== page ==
That motion is supported by hon. Members on both sides of the House.
The Government have consistently made clear their commitment to the project, and they share the disappointment about the action of the Committee. The commitment remains, and we are currently having discussions with the promoters of the Bill about how best to proceed.
Mr. Nigel Spearing (Newham, South) : Will the Leader of the House confirm what I think he said a few moments ago--that it was entirely legitimate for a Minister of the Crown to cause amendments under public money to be drafted by parliamentary counsel and then passed to private Members for a private Member's Bill ? If he did
Mr. Spearing : During a debate next week, will the Leader of the House confirm what he said earlier on the matter which I have just raised ? Is not it against the traditions of the House for the Crown to spend public money on interfering and stifling the political and legislative initiative of private Members who are sent here by the public ?
Mr. David Shaw (Dover) : Is my right hon. Friend aware that a report on the parliamentary data and video network has been completed by the Information Committee, but that no debate has yet been arranged ? The whole data network system in the House will come to a full stop until that is possible. Can my right hon. Friend assure the House that steps will be taken so that hon. Members can chase up Ministers by electronic mail on behalf of their
Column 962constituents ? That would greatly speed up the process, and would abolish the need for the enormous amounts of paper which are used, and stop trees being cut down.
Mr. Newton : I am always anxious to assist my hon. Friend in any way in the vigorous pursuit of his duties. I hope at an appropriate time to arrange a debate on the report, but some consideration is still being given to the matter by the appropriate committees, including the Finance and Services Committee.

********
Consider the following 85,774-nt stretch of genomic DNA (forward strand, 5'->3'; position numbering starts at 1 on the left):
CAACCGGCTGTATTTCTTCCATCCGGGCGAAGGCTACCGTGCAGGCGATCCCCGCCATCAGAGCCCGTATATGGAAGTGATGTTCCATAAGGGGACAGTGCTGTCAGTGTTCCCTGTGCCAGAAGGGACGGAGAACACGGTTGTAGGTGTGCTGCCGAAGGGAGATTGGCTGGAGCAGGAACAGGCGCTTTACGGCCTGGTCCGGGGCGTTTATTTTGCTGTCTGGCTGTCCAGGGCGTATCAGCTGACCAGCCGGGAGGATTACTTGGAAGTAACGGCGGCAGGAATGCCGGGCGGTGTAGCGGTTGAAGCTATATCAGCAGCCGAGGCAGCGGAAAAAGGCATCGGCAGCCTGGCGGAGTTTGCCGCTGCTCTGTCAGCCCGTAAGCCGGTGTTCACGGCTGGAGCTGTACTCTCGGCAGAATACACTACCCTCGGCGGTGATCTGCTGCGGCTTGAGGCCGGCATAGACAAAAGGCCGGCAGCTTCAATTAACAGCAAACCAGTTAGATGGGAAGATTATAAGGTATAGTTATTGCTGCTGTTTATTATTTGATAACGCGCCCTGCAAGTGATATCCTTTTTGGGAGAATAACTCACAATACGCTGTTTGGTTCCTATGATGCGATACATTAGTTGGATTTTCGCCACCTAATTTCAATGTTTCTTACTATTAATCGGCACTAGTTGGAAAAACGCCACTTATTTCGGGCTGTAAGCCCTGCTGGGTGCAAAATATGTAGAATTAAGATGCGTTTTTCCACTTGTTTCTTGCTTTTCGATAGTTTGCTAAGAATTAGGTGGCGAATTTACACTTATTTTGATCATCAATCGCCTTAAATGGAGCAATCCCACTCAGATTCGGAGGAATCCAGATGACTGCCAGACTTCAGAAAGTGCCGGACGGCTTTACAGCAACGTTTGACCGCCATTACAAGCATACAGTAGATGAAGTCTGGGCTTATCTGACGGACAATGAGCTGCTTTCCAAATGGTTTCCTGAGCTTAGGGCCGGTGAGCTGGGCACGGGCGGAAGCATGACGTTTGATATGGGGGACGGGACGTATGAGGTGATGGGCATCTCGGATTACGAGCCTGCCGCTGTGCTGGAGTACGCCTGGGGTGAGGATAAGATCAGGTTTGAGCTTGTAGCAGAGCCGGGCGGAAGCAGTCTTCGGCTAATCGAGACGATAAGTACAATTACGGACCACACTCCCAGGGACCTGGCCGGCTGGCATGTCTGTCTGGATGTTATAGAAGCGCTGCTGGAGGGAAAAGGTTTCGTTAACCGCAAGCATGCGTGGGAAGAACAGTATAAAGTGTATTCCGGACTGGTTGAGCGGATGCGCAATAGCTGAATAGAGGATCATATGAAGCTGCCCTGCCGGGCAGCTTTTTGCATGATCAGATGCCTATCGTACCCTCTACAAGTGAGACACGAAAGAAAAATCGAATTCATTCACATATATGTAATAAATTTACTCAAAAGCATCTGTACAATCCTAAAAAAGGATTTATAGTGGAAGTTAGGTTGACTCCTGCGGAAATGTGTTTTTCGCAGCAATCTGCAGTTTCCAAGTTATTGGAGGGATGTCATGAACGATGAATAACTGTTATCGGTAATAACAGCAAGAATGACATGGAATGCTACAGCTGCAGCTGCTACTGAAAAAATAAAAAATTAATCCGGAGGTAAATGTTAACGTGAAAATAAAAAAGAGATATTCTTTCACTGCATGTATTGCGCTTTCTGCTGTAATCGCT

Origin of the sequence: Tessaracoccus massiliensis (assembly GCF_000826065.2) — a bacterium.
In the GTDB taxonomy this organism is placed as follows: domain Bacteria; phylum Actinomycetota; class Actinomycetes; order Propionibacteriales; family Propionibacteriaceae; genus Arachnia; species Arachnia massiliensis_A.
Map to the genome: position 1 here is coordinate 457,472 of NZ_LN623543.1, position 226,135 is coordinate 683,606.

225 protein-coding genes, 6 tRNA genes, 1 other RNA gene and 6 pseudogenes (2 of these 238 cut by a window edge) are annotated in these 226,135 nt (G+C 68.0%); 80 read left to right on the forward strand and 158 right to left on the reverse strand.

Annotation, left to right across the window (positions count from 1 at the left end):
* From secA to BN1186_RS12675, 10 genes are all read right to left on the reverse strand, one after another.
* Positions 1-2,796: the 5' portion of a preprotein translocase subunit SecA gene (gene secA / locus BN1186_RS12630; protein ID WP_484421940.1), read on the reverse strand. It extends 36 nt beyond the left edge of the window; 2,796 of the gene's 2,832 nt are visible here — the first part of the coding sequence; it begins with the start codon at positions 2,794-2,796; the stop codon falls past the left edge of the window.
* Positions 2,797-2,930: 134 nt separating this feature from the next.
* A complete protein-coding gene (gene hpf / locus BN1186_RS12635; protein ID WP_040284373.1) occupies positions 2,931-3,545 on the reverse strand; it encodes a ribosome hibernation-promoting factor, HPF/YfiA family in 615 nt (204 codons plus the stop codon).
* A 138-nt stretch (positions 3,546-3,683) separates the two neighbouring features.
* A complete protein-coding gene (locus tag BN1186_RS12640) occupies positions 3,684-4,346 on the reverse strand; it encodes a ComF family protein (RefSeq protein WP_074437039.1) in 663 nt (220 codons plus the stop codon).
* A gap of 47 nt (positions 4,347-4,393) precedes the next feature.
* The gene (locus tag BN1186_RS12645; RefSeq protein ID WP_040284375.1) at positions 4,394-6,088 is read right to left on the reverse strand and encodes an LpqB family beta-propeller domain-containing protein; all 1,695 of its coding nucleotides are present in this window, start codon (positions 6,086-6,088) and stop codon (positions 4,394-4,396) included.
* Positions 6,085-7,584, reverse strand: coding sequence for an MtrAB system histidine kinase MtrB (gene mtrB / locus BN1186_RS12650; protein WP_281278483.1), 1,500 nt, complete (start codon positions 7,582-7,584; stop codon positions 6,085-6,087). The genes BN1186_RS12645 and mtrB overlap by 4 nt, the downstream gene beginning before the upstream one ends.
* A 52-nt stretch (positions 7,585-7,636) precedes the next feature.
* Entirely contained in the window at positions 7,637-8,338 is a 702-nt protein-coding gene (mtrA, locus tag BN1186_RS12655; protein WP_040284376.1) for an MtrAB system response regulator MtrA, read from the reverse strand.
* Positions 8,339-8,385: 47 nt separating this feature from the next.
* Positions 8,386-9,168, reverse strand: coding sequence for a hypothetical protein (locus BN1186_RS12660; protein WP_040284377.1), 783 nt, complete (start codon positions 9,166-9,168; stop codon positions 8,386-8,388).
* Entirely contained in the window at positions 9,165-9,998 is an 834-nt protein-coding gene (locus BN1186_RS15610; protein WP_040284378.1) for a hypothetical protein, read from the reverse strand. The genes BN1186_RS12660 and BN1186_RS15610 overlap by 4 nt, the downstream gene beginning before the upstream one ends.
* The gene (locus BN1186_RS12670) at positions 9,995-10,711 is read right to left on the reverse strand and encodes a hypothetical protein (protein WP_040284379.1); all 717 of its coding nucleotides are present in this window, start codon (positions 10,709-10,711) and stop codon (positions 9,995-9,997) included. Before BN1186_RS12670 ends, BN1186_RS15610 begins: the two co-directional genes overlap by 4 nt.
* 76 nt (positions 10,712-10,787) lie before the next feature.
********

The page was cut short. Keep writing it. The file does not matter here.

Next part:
Mr. Dennis Skinner (Bolsover) : Will the Leader of the House reverse the decision to have an extra day off next Friday in view of the fact that the Government say that there is not enough time to debate the Civil Rights (Disabled Persons) Bill ? Is not it a kick in the teeth for the disabled that the House is getting up a day early when we could have debated that Bill ? The Government are under instructions to give that Bill extra time. Surely Friday would be a suitable occasion for it. Will the right hon. Gentleman revise what he said and give that Bill time so we can get it on the statute book to help 6.5 million disabled people, instead of kicking their crutches away ?
Mr. Matthew Banks (Southport) : My right hon. Friend will be aware that Britain has been in the forefront of Europe in introducing measures for casualty reduction on our roads. When the Department of Transport shortly publishes its report on introducing seat belts into minibuses and coaches, will my right hon. Friend try to find time to debate the issue so that Britain may be in the forefront on this issue too ?
Mr. Newton : I will certainly give consideration to that matter. My hon. Friend is right to say that this country has been in the forefront of Europe, and one of the outstanding achievements of recent years has been the reduction of deaths on the roads.